Obviously, knowing how to handle the media in the face of a highly publicized case can be the difference between a company’s continued success and the closing of its doors. So how does the legal department preserve the valuable reputation of the company while remaining responsive to the complexities of this type of litigation?
Getting out in front
The key to maintaining poise through a mass tort case or other difficult lawsuit is to develop and implement an ongoing campaign to foster good will towards your company, explains Gene Grabowski, vice president at public relations firm LEVICK and expert on crisis reputation management. “That way, when there is an attack or a lawsuit, the consumers, shareholders or even the news media look at it and say, ‘wait a minute this isn’t the company that I know…maybe I need to investigate further before attacking.’”
Having consistent messaging makes it more difficult for people to vilify the company at fault, and when the inevitable foot-in-mouth comment comes from a bad actor in the C-suite, that positive messaging can be used as evidence of a track record of excellence.
For businesses lacking ongoing communications plans related to potential bad news or recalls, the first step to mitigating issues is transparency. “If you need to have a service call or you need to have a recall, you need to do it; you can’t not do it because you see an issue coming,” Galvin says. “Realize that the result could be a plaintiff onslaught of investigations and litigation, and if you see that coming, you need to thoroughly understand what the issues are and the documentation needed to support your position.”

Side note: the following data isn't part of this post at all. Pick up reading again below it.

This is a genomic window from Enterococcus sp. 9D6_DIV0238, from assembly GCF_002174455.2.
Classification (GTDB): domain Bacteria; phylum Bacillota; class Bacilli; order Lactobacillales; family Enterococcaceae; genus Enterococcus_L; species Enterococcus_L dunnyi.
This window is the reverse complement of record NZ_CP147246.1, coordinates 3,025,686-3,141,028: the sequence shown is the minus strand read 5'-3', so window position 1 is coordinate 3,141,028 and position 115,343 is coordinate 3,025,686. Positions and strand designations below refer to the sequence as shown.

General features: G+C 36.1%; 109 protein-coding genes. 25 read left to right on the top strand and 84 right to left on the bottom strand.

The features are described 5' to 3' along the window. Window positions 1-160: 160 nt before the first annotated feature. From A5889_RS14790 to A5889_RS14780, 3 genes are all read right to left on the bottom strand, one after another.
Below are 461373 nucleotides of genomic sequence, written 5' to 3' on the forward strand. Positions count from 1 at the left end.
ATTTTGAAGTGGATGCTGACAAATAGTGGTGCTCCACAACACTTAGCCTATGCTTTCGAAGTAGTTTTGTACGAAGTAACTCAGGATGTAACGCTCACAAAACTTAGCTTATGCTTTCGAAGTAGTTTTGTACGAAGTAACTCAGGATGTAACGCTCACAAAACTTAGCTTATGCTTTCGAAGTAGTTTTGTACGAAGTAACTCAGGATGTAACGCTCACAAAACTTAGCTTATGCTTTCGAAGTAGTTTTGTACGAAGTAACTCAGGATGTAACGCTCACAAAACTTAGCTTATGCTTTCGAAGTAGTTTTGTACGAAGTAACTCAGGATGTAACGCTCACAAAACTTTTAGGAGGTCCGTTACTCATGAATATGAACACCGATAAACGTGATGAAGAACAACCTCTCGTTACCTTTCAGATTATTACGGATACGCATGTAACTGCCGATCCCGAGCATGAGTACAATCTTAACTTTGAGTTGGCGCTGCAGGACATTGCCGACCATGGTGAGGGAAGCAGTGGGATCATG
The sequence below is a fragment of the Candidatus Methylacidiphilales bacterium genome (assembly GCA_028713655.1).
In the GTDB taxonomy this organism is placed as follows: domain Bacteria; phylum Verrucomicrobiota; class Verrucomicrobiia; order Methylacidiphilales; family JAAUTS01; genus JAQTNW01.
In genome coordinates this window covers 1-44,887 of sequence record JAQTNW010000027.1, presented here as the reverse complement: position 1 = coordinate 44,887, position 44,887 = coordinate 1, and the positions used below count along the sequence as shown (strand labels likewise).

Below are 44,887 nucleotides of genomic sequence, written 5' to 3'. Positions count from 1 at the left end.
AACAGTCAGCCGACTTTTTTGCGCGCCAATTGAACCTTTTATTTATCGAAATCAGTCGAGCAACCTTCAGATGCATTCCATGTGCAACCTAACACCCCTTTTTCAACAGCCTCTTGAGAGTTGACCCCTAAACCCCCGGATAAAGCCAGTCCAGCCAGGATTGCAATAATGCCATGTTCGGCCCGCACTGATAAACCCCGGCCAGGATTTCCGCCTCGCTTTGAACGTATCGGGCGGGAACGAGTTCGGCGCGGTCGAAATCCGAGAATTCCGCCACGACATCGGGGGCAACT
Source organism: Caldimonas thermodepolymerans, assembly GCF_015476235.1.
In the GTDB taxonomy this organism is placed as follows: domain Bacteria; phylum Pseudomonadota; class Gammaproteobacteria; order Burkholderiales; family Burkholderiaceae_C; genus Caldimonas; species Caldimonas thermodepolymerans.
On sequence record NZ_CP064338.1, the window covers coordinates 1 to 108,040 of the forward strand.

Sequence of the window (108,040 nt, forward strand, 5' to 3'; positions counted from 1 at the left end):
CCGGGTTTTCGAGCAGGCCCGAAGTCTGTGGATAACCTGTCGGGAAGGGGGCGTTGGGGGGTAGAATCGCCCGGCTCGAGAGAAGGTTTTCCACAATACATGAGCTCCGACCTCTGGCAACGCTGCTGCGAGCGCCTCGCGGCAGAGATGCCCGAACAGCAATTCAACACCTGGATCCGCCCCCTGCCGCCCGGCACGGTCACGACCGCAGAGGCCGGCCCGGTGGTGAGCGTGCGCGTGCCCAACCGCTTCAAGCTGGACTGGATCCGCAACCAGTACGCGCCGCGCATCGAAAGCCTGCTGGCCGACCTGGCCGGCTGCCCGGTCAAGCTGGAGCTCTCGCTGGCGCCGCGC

If time is not a factor, then making sure that the message is clear and the correct defense documentation is collected is helpful. But in many cases, the need to move quickly does not allow for this. Any information available before the company makes a statement will further crystalize public opinion and make it more difficult to mitigate reputational damage.
“You do want some sort of media team to respond to it, and the earlier you can get out any positive side to it the better off you are. And it’s this sort of David and Goliath theme where you just assume these big companies are Goliath, but when it comes to messaging, that’s not the case,” says Bassin.
What’s more, the sheer number of media streams makes it increasingly difficult to manage the message. While the disparate streams of information may be difficult to manage holistically, depending on the circumstances, they can become tools to manage the corporate image. “You have to maintain the ability to take measures that are bold,” adds Grabowski. “For example, if an apology is to be made, maybe the president or CEO needs to do a 90-second video on YouTube and the company homepage and send it out to the media…it’s imperative to get the word out on social media, where you don’t control the message like you did 20 years ago, but instead where you participate in the conversation.”
Regardless of the size of your organization, the proactive use of media to carry your company’s message is essential to reputation building and defense. That foundation becomes even more important when the gusty winds of mass tort litigation start to blow. If something goes wrong and a company becomes the focus of media scrutiny, there is little even the best general counsel can do to avoid the threat of litigation, but with a strong media presence, quick response time and a willingness to engage in the conversation, you’ll most certainly live to fight another day.